This article actually covers a piece of research we did here at Passle and talks about accountants being baffled with social media. Professionals are often told that they should "be using" social media. So they set up a LinkedIn account and upload their CV and they connect with a few university friends and colleagues; maybe the odd client. They then set up a Twitter account and really struggle to know what to do. They tweet about their stale pain au chocolat and then let the account lie dormant.
That is where the importance of content comes in. If the accountant has a piece of content they have written themselves about their area of expertise then they have something relevant to share to their networks and they feel very much empowered to do so. What then happens is that people interact with the content. They retweet it, like it, comment on it. The accountant can then reply to those comments and all of a sudden they are leading the conversation, the debate. They are being seen as the thought leaders. When that happens, then you get invited to talk at the event, you get quoted in the newspaper and ultimately you start winning new business.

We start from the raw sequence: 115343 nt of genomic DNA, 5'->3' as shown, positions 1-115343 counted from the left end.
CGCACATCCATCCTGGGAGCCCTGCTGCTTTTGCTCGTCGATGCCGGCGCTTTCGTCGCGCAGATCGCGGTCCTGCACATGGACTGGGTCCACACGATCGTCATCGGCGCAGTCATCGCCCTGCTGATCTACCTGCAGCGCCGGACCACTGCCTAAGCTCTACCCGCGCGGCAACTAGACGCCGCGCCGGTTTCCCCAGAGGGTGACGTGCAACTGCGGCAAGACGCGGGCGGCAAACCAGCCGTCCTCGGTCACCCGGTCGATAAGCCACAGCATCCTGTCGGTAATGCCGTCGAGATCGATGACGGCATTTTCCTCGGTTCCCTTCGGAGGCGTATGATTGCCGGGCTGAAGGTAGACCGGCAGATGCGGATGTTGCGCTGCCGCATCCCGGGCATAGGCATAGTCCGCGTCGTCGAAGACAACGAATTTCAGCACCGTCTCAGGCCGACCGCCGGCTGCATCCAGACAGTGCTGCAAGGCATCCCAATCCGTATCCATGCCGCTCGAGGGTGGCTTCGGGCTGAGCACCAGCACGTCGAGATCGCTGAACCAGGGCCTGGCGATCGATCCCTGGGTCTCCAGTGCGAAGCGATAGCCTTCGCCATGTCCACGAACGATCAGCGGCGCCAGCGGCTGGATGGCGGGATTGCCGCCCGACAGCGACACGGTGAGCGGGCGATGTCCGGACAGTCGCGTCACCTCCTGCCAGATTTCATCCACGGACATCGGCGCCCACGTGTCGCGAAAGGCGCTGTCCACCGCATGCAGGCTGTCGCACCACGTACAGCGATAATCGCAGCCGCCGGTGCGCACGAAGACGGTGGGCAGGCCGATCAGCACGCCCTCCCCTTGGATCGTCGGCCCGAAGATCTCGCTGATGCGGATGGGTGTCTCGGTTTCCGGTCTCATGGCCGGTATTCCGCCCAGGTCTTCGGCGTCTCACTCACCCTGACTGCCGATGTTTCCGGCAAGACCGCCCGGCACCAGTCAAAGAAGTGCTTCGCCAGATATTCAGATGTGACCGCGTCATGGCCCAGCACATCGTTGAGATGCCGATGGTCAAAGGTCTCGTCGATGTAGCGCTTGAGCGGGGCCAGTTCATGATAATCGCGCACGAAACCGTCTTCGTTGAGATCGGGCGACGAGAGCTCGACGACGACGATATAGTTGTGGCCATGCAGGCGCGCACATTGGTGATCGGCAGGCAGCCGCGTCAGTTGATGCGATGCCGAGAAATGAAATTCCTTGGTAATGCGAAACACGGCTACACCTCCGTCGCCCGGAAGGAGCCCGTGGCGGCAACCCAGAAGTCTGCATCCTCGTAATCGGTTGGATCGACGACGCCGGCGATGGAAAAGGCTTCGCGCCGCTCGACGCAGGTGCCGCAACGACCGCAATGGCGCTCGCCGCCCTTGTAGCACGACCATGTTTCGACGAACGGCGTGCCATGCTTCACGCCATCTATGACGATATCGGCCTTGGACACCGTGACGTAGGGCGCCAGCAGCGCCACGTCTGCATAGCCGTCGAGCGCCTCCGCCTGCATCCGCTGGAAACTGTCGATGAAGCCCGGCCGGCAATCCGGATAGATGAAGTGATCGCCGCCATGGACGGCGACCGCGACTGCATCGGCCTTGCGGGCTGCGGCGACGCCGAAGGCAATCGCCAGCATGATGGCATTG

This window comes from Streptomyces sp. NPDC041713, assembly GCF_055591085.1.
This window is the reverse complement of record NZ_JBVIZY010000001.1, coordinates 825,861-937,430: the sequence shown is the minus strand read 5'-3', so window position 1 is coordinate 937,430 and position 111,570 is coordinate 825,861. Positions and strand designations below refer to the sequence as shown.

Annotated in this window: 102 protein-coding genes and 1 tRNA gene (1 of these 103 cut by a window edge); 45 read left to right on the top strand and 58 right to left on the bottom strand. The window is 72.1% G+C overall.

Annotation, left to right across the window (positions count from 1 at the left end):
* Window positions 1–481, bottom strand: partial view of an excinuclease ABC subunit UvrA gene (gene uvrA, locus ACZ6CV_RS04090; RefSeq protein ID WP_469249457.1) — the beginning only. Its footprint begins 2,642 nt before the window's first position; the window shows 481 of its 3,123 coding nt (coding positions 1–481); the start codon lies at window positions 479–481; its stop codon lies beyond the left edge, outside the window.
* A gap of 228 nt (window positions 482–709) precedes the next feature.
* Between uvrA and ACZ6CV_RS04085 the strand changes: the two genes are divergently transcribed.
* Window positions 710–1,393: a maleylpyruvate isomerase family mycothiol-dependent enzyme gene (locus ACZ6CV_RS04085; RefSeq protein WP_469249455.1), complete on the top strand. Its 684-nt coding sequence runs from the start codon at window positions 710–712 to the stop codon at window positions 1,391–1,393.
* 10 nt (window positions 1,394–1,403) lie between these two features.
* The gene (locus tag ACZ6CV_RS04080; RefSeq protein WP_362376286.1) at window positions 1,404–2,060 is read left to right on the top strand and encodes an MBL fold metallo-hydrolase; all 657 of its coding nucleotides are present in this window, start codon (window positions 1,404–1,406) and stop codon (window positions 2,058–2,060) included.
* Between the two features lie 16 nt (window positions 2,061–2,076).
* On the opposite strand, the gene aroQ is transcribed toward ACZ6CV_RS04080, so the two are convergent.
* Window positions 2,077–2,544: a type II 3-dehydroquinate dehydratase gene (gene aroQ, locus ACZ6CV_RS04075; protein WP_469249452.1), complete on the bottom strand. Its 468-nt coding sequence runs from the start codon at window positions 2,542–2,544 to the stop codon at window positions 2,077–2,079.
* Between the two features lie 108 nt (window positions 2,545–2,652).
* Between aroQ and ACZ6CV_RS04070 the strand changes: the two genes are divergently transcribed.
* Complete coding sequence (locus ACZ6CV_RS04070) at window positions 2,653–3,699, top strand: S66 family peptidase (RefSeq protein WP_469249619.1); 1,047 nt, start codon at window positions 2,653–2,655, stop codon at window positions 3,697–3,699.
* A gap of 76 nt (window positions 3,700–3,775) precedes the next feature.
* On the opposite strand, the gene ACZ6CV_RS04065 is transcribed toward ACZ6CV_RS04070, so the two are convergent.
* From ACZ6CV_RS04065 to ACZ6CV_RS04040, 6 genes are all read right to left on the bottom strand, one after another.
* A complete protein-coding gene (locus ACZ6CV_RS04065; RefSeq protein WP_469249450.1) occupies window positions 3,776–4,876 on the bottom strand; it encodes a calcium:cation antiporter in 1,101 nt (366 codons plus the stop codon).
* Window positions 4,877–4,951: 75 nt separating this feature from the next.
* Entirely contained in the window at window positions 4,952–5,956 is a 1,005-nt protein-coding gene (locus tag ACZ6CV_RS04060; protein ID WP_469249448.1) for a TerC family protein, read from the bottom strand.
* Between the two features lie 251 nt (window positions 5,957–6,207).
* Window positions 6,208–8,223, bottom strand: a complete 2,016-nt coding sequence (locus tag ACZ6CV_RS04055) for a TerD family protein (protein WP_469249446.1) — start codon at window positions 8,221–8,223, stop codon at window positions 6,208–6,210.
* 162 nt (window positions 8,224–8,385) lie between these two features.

“The best thing you can do to start to get on their radar is to produce content that helps [your ideal client] do their job,” said Tucker. “It makes them more likely to come back and look at your blog again, follow you on Twitter, or remain engaged.”